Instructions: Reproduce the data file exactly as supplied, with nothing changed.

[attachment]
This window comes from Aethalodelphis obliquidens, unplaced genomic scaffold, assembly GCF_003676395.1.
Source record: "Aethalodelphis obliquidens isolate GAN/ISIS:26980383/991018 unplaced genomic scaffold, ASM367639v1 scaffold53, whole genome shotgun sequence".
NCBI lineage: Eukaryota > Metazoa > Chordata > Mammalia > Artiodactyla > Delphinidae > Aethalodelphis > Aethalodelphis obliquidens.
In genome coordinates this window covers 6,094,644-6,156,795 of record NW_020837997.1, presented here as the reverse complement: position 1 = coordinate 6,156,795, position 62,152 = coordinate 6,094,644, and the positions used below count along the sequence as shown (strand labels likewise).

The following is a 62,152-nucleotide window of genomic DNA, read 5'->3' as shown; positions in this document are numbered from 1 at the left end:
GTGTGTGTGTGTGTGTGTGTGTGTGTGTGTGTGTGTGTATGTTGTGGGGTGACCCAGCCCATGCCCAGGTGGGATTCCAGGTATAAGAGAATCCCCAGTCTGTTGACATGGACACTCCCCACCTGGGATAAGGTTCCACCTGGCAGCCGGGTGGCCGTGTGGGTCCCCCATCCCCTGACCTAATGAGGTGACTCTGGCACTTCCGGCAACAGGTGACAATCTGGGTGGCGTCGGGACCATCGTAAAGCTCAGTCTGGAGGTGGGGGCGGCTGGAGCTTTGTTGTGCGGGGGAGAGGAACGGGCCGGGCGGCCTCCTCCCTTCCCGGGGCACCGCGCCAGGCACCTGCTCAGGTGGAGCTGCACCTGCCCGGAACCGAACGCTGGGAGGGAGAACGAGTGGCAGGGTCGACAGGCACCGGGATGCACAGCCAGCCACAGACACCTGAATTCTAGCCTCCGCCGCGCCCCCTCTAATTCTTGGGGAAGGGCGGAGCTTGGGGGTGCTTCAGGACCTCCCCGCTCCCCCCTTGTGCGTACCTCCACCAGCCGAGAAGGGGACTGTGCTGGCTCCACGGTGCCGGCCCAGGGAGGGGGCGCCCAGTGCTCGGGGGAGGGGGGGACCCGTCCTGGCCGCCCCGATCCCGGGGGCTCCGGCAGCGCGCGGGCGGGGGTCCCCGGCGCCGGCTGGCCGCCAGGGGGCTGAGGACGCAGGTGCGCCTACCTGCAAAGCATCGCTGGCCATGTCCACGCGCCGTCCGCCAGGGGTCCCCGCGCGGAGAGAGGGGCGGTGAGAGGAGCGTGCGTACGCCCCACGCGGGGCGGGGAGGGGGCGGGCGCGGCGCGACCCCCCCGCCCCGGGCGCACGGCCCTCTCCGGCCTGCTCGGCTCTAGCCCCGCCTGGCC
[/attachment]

This window comes from Aethalodelphis obliquidens, unplaced genomic scaffold, assembly GCF_003676395.1.
Source record: "Aethalodelphis obliquidens isolate GAN/ISIS:26980383/991018 unplaced genomic scaffold, ASM367639v1 scaffold53, whole genome shotgun sequence".
NCBI lineage: Eukaryota > Metazoa > Chordata > Mammalia > Artiodactyla > Delphinidae > Aethalodelphis > Aethalodelphis obliquidens.
In genome coordinates this window covers 6,094,644-6,156,795 of record NW_020837997.1, presented here as the reverse complement: position 1 = coordinate 6,156,795, position 62,152 = coordinate 6,094,644, and the positions used below count along the sequence as shown (strand labels likewise).

The following is a 62,152-nucleotide window of genomic DNA, read 5'->3' as shown; positions in this document are numbered from 1 at the left end:
GTGTGTGTGTGTGTGTGTGTGTGTGTGTGTGTGTGTGTATGTTGTGGGGTGACCCAGCCCATGCCCAGGTGGGATTCCAGGTATAAGAGAATCCCCAGTCTGTTGACATGGACACTCCCCACCTGGGATAAGGTTCCACCTGGCAGCCGGGTGGCCGTGTGGGTCCCCCATCCCCTGACCTAATGAGGTGACTCTGGCACTTCCGGCAACAGGTGACAATCTGGGTGGCGTCGGGACCATCGTAAAGCTCAGTCTGGAGGTGGGGGCGGCTGGAGCTTTGTTGTGCGGGGGAGAGGAACGGGCCGGGCGGCCTCCTCCCTTCCCGGGGCACCGCGCCAGGCACCTGCTCAGGTGGAGCTGCACCTGCCCGGAACCGAACGCTGGGAGGGAGAACGAGTGGCAGGGTCGACAGGCACCGGGATGCACAGCCAGCCACAGACACCTGAATTCTAGCCTCCGCCGCGCCCCCTCTAATTCTTGGGGAAGGGCGGAGCTTGGGGGTGCTTCAGGACCTCCCCGCTCCCCCCTTGTGCGTACCTCCACCAGCCGAGAAGGGGACTGTGCTGGCTCCACGGTGCCGGCCCAGGGAGGGGGCGCCCAGTGCTCGGGGGAGGGGGGGACCCGTCCTGGCCGCCCCGATCCCGGGGGCTCCGGCAGCGCGCGGGCGGGGGTCCCCGGCGCCGGCTGGCCGCCAGGGGGCTGAGGACGCAGGTGCGCCTACCTGCAAAGCATCGCTGGCCATGTCCACGCGCCGTCCGCCAGGGGTCCCCGCGCGGAGAGAGGGGCGGTGAGAGGAGCGTGCGTACGCCCCACGCGGGGCGGGGAGGGGGCGGGCGCGGCGCGACCCCCCCGCCCCGGGCGCACGGCCCTCTCCGGCCTGCTCGGCTCTAGCCCCGCCTGGCC